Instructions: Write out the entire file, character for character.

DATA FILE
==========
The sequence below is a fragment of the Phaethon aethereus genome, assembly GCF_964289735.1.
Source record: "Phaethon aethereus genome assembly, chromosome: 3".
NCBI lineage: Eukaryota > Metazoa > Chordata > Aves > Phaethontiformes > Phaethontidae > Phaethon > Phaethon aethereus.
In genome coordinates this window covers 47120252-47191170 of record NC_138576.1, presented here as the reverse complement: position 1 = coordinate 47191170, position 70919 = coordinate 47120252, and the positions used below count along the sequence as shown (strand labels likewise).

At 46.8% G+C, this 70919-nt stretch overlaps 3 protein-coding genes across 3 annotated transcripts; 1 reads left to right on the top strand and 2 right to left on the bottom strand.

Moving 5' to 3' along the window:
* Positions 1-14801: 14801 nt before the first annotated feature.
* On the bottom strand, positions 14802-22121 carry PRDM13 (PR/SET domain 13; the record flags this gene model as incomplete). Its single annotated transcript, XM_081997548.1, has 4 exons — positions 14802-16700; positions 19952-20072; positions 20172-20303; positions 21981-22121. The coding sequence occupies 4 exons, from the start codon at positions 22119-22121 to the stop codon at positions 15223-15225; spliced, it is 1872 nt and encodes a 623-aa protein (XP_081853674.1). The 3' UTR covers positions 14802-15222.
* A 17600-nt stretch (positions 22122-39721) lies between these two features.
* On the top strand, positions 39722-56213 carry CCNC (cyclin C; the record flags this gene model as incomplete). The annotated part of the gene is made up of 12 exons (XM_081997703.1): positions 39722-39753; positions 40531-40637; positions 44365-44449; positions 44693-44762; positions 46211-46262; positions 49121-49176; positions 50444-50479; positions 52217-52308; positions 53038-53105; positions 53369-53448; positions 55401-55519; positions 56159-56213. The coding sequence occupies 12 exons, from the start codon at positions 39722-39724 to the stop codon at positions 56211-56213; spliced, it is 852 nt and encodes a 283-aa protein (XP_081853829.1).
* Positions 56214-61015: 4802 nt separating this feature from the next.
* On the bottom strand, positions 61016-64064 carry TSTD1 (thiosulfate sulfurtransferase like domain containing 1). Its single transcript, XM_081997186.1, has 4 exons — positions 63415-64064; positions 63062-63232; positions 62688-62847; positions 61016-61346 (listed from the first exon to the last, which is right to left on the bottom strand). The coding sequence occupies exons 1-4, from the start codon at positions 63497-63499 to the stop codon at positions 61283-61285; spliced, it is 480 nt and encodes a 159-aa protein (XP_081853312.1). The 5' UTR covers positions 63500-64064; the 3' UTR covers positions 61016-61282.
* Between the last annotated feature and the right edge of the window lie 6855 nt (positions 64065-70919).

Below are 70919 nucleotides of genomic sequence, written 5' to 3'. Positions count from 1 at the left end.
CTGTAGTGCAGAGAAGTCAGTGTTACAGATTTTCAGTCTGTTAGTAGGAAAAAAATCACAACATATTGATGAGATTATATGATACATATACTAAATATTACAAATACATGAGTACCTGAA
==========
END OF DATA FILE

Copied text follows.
The sequence below is a fragment of the Phaethon aethereus genome, assembly GCF_964289735.1.
Source record: "Phaethon aethereus genome assembly, chromosome: 3".
NCBI lineage: Eukaryota > Metazoa > Chordata > Aves > Phaethontiformes > Phaethontidae > Phaethon > Phaethon aethereus.
In genome coordinates this window covers 47120252-47191170 of record NC_138576.1, presented here as the reverse complement: position 1 = coordinate 47191170, position 70919 = coordinate 47120252, and the positions used below count along the sequence as shown (strand labels likewise).

At 46.8% G+C, this 70919-nt stretch overlaps 3 protein-coding genes across 3 annotated transcripts; 1 reads left to right on the top strand and 2 right to left on the bottom strand.

Moving 5' to 3' along the window:
* Positions 1-14801: 14801 nt before the first annotated feature.
* On the bottom strand, positions 14802-22121 carry PRDM13 (PR/SET domain 13; the record flags this gene model as incomplete). Its single annotated transcript, XM_081997548.1, has 4 exons — positions 14802-16700; positions 19952-20072; positions 20172-20303; positions 21981-22121. The coding sequence occupies 4 exons, from the start codon at positions 22119-22121 to the stop codon at positions 15223-15225; spliced, it is 1872 nt and encodes a 623-aa protein (XP_081853674.1). The 3' UTR covers positions 14802-15222.
* A 17600-nt stretch (positions 22122-39721) lies between these two features.
* On the top strand, positions 39722-56213 carry CCNC (cyclin C; the record flags this gene model as incomplete). The annotated part of the gene is made up of 12 exons (XM_081997703.1): positions 39722-39753; positions 40531-40637; positions 44365-44449; positions 44693-44762; positions 46211-46262; positions 49121-49176; positions 50444-50479; positions 52217-52308; positions 53038-53105; positions 53369-53448; positions 55401-55519; positions 56159-56213. The coding sequence occupies 12 exons, from the start codon at positions 39722-39724 to the stop codon at positions 56211-56213; spliced, it is 852 nt and encodes a 283-aa protein (XP_081853829.1).
* Positions 56214-61015: 4802 nt separating this feature from the next.
* On the bottom strand, positions 61016-64064 carry TSTD1 (thiosulfate sulfurtransferase like domain containing 1). Its single transcript, XM_081997186.1, has 4 exons — positions 63415-64064; positions 63062-63232; positions 62688-62847; positions 61016-61346 (listed from the first exon to the last, which is right to left on the bottom strand). The coding sequence occupies exons 1-4, from the start codon at positions 63497-63499 to the stop codon at positions 61283-61285; spliced, it is 480 nt and encodes a 159-aa protein (XP_081853312.1). The 5' UTR covers positions 63500-64064; the 3' UTR covers positions 61016-61282.
* Between the last annotated feature and the right edge of the window lie 6855 nt (positions 64065-70919).

Below are 70919 nucleotides of genomic sequence, written 5' to 3'. Positions count from 1 at the left end.
CTGTAGTGCAGAGAAGTCAGTGTTACAGATTTTCAGTCTGTTAGTAGGAAAAAAATCACAACATATTGATGAGATTATATGATACATATACTAAATATTACAAATACATGAGTACCTGAA